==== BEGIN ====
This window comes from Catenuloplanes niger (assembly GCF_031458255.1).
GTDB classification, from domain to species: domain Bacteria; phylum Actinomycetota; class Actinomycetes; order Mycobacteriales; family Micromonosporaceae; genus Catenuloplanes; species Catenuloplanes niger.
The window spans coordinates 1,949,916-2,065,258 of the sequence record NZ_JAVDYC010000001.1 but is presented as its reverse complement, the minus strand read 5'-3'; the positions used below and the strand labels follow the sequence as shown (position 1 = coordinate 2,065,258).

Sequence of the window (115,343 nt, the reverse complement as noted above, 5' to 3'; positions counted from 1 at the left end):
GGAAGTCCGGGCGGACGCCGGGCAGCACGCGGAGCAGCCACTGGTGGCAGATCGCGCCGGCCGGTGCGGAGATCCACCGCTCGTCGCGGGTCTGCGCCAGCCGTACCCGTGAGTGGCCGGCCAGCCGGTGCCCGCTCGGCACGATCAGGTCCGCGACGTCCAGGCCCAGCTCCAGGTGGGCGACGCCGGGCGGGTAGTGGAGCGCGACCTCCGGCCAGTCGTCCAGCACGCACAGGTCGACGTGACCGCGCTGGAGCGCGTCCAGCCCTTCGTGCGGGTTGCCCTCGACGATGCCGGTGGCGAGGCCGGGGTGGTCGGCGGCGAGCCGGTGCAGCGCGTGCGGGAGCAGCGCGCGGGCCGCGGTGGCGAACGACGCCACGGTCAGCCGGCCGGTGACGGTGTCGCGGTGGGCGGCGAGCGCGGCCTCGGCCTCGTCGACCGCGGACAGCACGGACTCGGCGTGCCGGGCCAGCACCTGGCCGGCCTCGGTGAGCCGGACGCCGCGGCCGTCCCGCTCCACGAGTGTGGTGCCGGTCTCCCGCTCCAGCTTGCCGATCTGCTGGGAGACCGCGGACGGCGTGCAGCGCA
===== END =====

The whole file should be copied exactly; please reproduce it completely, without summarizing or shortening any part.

This window comes from Catenuloplanes niger (assembly GCF_031458255.1).
GTDB classification, from domain to species: domain Bacteria; phylum Actinomycetota; class Actinomycetes; order Mycobacteriales; family Micromonosporaceae; genus Catenuloplanes; species Catenuloplanes niger.
The window spans coordinates 1,949,916-2,065,258 of the sequence record NZ_JAVDYC010000001.1 but is presented as its reverse complement, the minus strand read 5'-3'; the positions used below and the strand labels follow the sequence as shown (position 1 = coordinate 2,065,258).

Sequence of the window (115,343 nt, the reverse complement as noted above, 5' to 3'; positions counted from 1 at the left end):
GGAAGTCCGGGCGGACGCCGGGCAGCACGCGGAGCAGCCACTGGTGGCAGATCGCGCCGGCCGGTGCGGAGATCCACCGCTCGTCGCGGGTCTGCGCCAGCCGTACCCGTGAGTGGCCGGCCAGCCGGTGCCCGCTCGGCACGATCAGGTCCGCGACGTCCAGGCCCAGCTCCAGGTGGGCGACGCCGGGCGGGTAGTGGAGCGCGACCTCCGGCCAGTCGTCCAGCACGCACAGGTCGACGTGACCGCGCTGGAGCGCGTCCAGCCCTTCGTGCGGGTTGCCCTCGACGATGCCGGTGGCGAGGCCGGGGTGGTCGGCGGCGAGCCGGTGCAGCGCGTGCGGGAGCAGCGCGCGGGCCGCGGTGGCGAACGACGCCACGGTCAGCCGGCCGGTGACGGTGTCGCGGTGGGCGGCGAGCGCGGCCTCGGCCTCGTCGACCGCGGACAGCACGGACTCGGCGTGCCGGGCCAGCACCTGGCCGGCCTCGGTGAGCCGGACGCCGCGGCCGTCCCGCTCCACGAGTGTGGTGCCGGTCTCCCGCTCCAGCTTGCCGATCTGCTGGGAGACCGCGGACGGCGTGCAGCGCA